Institutional investors see opportunity in picking up properties from the banksters. They’re about to get their pockets picked. It takes bux up front to cleanup the homes they bought and people and money to maintain them. Their profit margins aren’t going to justify the investment. The banks get to improve their balance sheets and are holding inventory off the market to keep the price up. We’ve still got oversupply gang and even with the fed pumping up the money supply, it isn’t going to change that.
This is simply “The Housing Boom”, Part Deux.
It’s one thing to analyze data and reach conclusions about the structure of a market, and it’s another to claim that a market doesn’t exist. Conservatives are so committed to bad news on the economy that they say a lot of very stupid things.
You have a most appropriate screen name.
If you cross index the posting history of the people pointing out that there is no improvement in home buying from actual occupants of houses with the keyword “housingbubble” you will find that we accurately forecast the real estate collapse over six years ago.
We were looking at the numbers then. There are more dwellings than there are families to fill them. A hell of a lot more. This has always been a prognostication predicated on statistics.
This could not have ended any other way and it will be a long time before prices can come up significantly.
At least they will have some value when the currency collapses.
Lady flipped the condo above me.
“Conservatives are so committed to bad news on the economy that they say a lot of very stupid things.”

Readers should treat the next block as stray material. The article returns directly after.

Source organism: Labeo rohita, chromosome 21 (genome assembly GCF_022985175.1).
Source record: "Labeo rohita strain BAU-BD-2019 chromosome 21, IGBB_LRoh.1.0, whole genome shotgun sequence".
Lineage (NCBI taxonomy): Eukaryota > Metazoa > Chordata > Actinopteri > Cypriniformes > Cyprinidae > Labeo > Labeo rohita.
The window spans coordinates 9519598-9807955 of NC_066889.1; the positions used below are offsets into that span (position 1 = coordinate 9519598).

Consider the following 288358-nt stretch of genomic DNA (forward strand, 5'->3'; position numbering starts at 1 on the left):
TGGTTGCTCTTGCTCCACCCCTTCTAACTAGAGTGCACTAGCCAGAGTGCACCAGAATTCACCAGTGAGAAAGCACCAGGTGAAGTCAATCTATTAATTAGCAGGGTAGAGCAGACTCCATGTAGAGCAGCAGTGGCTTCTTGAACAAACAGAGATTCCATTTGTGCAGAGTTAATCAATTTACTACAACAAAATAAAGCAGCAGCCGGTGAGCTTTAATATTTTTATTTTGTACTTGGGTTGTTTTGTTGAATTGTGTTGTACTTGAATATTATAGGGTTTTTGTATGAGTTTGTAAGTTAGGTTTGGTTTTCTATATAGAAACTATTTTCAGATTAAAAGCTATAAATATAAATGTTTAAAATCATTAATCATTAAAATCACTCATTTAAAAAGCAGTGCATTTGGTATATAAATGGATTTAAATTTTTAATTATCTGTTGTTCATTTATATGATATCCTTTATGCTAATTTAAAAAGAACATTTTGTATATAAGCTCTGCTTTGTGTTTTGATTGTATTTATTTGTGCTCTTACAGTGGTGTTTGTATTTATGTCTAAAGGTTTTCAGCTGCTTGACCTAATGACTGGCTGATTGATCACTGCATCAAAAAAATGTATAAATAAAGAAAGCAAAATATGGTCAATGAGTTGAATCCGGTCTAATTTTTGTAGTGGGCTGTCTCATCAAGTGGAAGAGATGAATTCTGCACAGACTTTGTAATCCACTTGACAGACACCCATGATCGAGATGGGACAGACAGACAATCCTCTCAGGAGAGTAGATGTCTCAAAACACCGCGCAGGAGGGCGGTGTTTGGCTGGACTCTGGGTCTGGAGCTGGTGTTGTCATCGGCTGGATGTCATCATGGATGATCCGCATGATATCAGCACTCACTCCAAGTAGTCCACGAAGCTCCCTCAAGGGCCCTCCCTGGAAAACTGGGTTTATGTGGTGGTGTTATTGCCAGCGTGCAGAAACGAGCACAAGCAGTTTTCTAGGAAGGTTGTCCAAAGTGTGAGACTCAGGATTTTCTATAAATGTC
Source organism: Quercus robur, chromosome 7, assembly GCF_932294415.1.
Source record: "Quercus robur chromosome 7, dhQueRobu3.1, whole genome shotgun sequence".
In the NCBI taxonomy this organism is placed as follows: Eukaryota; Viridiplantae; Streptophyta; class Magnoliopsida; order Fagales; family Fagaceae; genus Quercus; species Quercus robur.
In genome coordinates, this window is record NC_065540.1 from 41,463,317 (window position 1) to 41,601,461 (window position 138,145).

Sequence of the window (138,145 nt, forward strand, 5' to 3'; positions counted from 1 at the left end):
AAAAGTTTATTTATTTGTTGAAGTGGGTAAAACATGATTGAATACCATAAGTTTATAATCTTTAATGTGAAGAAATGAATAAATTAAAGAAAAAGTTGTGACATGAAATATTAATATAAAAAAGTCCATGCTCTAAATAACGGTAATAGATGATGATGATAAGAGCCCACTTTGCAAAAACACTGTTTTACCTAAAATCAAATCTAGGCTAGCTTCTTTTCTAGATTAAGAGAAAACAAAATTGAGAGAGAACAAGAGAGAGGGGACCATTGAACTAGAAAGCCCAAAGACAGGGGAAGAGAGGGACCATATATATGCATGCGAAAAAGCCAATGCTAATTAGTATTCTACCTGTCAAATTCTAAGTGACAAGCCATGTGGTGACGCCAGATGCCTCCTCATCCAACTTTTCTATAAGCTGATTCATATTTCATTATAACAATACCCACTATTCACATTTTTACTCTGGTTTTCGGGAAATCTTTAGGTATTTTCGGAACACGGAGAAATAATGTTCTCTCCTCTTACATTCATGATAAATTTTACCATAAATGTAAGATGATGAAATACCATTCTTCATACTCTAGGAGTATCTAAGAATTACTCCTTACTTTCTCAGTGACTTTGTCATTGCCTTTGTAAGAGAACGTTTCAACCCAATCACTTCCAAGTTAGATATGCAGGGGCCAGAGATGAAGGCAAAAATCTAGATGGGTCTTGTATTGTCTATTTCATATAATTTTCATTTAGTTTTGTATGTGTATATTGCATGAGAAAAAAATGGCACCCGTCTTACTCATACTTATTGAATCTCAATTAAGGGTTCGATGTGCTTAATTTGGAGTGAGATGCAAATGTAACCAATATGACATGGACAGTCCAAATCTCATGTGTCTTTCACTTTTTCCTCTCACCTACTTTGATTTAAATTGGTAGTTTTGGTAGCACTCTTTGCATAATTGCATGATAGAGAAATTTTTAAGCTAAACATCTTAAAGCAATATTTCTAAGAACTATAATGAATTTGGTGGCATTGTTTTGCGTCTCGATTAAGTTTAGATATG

Your entire post was one stupid liberal comment. The two phrases you strung together are not mutually exclusive as you tried to present them.
You will believe what The Ministry of Truth says or you will be taken to Room 101.
“I bet theres a whole department of the Obama administration that is devoted to propaganda, lies, and deception. It really would not surprise me one iota.”
It would certainly surprise me to learn there is NOT one! You may not be able to identify it by name but it certainly exists in function. It might be safe to say that the “mainstream media” serves the function quite well and is in fact the department to which you refer.
Well Blackstone is active in the Tampa-St. Pete area. I heard from my realtor Blackstone’s plan is to rent their properties for 5 years, then dump them back on the market. She was perturbed as it would decrease purchasers up front, then depress values when they divest. But rents have gone up 50% in some areas and there’s all kinds of people angling to profit from it.